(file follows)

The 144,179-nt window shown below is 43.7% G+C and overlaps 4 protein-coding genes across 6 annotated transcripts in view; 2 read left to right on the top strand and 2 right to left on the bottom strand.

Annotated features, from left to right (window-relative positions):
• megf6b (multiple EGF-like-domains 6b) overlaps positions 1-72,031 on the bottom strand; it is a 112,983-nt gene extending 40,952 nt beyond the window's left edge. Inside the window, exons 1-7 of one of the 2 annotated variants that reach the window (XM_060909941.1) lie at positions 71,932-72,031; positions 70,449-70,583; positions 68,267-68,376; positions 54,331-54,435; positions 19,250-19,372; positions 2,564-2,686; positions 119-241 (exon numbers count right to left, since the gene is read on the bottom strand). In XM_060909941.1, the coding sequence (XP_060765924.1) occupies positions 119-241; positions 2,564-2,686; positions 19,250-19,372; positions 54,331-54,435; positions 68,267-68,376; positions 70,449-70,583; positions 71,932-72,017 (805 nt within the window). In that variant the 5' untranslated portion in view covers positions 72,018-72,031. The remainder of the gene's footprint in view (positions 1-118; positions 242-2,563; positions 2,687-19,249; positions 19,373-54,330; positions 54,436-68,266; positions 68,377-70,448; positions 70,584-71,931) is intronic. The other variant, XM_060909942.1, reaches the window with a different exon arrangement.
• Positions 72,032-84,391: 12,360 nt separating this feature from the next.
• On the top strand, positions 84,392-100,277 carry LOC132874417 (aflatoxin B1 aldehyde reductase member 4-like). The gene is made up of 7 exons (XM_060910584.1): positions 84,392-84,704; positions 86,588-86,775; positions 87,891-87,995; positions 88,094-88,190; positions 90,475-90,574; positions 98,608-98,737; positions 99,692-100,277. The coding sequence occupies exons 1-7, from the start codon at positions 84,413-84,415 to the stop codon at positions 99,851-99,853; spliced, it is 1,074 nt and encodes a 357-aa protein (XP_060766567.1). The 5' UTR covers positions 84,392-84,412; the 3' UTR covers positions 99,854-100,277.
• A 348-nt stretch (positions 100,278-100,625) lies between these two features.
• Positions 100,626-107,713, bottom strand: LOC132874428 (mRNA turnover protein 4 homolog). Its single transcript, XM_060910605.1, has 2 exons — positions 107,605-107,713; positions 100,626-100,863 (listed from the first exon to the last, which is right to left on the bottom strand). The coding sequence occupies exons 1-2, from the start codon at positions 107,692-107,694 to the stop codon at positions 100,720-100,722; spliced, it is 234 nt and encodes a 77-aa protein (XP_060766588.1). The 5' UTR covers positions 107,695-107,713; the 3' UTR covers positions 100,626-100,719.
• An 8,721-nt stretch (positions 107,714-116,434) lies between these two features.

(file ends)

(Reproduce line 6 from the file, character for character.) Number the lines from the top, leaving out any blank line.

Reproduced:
• A 348-nt stretch (positions 100,278-100,625) lies between these two features.